Report: Self-driving Uber Vehicle Involved in Fatal Collision Saw, Ignored Pedestrian
The fatal collision between an autonomous Volvo XC90 operated by Uber Technologies and 49-year-old Elaine Herzberg in March could have been prevented, had the vehicle’s software not dismissed what its sensors saw.
That’s what two sources briefed on the issue told The Information, but Uber isn’t divulging what led to the Tempe, Arizona collision. What it will admit to, however, is the hiring of a former National Transportation Safety Board chair to examine the safety of its self-driving vehicle program.
Uber suspended testing following the March crash. In the aftermath, a video showing the seconds leading up to the impact revealed a vehicle that didn’t react to the victim crossing its path on a darkened road. The Volvo’s headlights pick up Herzberg an instant before the collision, but it’s the forward-facing radar and 360-degree rooftop LIDAR unit that should have identified the woman as an object to be avoided.
Lidar supplier Velodyne denied any flaw in its product following the fatal crash.
Blame the software, the sources claim. Uber reportedly tuned its software to aggressively ignore what the sensors determined to be “false positives,” thus ensuring a smooth ride with fewer unnecessary course corrections or brake applications. An errant plastic shopping bag counts as a false positive. As far as the car’s software was concerned, Herzberg was just such an object, the sources stated.
Uber declined to comment on these claims. On Monday, the company announced the hiring of a safety expert to oversee its autonomous vehicle program.
“We have initiated a top-to-bottom safety review of our self-driving vehicles program, and we have brought on former NTSB Chair Christopher Hart to advise us on our overall safety culture,” Uber said. “Our review is looking at everything from the safety of our system to our training processes for vehicle operators, and we hope to have more to say soon.”
A preliminary report on the Tempe crash should emerge from the NTSB “in the coming weeks,” a spokesperson told Reuters.
Voyager on May 10, 2018
UBER should reconsider the use of SUVs altogether. One of the key findings was that not only are crashes involving pedestrians increasing, they are becoming more deadly when they do occur. The share of pedestrian crashes that were fatal increased 29 percent during the study period. One culprit, according to the study, was SUV drivers. https://usa.streetsblog.org/2018/05/09/study-links-rise-of-suvs-to-the-pedestrian-safety-crisis/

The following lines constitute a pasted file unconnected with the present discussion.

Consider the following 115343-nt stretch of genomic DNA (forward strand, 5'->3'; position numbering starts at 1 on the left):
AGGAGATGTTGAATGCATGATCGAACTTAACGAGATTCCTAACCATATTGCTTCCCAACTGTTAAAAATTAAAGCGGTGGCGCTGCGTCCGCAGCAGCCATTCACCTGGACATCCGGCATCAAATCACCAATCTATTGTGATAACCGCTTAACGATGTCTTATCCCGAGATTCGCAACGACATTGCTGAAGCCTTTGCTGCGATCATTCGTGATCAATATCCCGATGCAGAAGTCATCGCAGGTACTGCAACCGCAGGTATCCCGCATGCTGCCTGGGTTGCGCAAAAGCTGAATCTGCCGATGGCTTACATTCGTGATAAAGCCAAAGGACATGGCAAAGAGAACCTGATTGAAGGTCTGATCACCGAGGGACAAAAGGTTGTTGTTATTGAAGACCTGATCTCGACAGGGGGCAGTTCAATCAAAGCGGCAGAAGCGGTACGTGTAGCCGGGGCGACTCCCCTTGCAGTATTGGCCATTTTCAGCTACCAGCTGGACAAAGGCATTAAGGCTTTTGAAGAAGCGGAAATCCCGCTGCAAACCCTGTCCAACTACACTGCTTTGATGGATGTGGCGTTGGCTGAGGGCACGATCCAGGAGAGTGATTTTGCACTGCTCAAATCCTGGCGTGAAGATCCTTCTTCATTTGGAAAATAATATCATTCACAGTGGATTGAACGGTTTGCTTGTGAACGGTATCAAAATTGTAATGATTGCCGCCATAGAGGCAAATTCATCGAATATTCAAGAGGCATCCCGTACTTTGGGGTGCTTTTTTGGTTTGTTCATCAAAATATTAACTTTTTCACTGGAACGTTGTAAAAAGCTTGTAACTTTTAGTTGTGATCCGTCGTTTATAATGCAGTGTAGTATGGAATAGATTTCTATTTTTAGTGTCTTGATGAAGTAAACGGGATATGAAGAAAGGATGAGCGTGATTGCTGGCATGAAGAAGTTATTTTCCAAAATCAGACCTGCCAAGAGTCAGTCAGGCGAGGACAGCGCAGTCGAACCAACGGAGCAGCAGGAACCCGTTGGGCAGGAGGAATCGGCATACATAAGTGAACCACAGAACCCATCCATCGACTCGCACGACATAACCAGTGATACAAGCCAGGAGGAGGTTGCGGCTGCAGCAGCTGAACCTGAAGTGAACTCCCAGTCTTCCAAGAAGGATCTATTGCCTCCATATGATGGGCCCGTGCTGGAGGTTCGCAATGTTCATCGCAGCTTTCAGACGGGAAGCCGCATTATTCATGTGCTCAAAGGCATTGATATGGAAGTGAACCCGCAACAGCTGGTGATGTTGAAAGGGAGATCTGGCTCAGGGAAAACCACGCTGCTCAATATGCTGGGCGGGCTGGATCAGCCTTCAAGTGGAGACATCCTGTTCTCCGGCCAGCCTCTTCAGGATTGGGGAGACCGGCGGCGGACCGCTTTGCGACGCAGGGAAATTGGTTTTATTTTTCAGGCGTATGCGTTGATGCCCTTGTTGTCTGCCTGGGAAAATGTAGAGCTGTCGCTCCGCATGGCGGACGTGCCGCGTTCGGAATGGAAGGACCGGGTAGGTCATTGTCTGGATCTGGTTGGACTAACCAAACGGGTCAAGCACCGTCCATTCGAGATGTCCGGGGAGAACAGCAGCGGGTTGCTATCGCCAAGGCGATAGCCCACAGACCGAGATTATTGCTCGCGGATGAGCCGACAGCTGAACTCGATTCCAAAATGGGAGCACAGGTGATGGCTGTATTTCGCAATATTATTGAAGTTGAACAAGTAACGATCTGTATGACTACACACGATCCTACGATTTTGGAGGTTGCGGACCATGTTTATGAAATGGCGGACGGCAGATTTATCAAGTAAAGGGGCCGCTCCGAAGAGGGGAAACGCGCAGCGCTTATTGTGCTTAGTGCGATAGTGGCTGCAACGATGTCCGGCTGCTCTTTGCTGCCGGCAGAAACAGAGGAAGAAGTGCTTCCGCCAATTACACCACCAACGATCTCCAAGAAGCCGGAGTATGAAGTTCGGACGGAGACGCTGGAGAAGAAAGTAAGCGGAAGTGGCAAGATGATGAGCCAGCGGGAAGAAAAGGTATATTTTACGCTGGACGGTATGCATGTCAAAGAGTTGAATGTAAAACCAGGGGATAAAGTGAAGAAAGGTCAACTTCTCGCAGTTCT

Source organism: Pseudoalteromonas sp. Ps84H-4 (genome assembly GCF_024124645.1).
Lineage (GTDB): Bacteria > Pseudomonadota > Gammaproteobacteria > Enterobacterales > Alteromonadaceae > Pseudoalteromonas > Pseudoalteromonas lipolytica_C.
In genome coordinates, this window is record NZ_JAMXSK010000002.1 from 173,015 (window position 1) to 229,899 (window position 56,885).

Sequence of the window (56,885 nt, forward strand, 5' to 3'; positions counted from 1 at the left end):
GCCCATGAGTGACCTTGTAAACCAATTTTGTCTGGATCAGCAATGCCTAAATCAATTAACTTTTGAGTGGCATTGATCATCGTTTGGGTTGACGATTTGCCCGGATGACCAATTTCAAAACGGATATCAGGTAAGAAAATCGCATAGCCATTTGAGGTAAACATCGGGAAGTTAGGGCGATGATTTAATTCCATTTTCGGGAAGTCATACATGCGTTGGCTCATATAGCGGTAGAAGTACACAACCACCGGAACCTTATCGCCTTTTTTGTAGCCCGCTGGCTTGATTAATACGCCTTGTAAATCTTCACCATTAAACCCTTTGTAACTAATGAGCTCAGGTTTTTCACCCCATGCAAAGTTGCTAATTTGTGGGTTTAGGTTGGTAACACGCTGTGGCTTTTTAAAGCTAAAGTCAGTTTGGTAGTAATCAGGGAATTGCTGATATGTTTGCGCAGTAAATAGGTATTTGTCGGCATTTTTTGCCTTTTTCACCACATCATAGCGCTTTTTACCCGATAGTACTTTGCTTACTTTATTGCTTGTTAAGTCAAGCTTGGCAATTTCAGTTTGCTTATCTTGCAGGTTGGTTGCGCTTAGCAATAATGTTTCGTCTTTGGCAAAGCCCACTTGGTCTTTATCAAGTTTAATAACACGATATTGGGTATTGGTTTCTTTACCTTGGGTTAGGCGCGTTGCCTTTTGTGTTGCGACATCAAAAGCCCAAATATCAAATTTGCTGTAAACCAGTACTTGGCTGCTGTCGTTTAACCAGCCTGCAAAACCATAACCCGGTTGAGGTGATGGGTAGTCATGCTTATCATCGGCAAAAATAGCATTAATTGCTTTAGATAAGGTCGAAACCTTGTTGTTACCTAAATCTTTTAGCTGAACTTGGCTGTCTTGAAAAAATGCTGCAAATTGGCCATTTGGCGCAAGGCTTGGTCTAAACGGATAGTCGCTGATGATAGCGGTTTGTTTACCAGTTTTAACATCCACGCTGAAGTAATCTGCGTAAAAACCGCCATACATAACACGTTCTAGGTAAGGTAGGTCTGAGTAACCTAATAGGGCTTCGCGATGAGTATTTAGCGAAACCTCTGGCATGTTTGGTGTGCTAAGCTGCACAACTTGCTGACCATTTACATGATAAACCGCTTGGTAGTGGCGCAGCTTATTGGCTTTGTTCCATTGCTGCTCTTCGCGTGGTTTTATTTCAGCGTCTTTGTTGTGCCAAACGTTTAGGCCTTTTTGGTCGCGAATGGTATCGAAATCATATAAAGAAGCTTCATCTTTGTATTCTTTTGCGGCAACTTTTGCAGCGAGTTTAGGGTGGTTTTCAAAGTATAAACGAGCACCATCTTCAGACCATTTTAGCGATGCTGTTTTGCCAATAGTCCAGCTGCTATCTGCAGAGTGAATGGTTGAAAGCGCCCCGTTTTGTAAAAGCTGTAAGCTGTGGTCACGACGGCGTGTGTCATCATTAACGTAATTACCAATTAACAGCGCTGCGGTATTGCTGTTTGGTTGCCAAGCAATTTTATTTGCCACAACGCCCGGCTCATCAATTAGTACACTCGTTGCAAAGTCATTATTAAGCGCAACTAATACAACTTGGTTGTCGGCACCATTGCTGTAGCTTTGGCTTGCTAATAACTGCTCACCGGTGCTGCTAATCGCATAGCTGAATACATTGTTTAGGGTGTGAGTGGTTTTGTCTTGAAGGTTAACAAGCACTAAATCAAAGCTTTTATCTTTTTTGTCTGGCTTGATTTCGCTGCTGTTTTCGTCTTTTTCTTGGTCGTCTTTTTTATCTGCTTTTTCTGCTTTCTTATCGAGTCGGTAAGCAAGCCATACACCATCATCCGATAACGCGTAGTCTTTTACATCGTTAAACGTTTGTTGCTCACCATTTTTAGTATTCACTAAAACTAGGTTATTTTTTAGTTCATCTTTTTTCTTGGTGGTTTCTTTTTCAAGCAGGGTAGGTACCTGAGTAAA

Latest Car ReviewsRead more
Latest Product ReviewsRead more
- Jkross22 This might just be me, but the times that I've driven an EV, I use the brake regen paddles to quell my inner MT/control freak nature.
- Randy in rocklin I had a 82 733 at one time. It was an awesome car. Good power and great handling. Smooth shifting and ride.
- Jkross22 Gavin Newsom may not be aware of the fiscal problems of the state he leads, as his focus is on criticizing other states. It's actually better that he has someone shining a laser light on a map so he can stop making things worse here. Just lace his hair gel with some catnip and have him hit himself trying to get to it. Things in LA are getting so bad that even the leftists and progressives are showing up to LA city council meetings with mirrors to protest, well, everything - gas prices, the homeless pandemic, the house pricing pandemic, the crime pandemic. It shocked the City Council that their subjects dare attempt to ask for accountability. The Council president insisted that people with mirrors be escorted out, lest the council be reminded of their incompetence and hubris. That being said, there is no connection being made between the way LA subjects vote and the results it yields. Never underestimate the stupidity of the typical CA voter. The state is a basketcase but voters keep electing the same retreads every time.
- ScarecrowRepair Too much for too little, unless you treat it strictly as a toy.
- DedBull Mk2 Jettas are getting harder to find, especially ones that haven't been modified within an inch of their life. I grew up in an 85 GLI, and would love to have one in as close to stock configuration as I could get. This car isn't that starting point, especially sitting 3-4 years in the NY dirt. It's a parts car at best, but there might still be money in it even at that price, if you are willing to take it down to absolutely nothing left.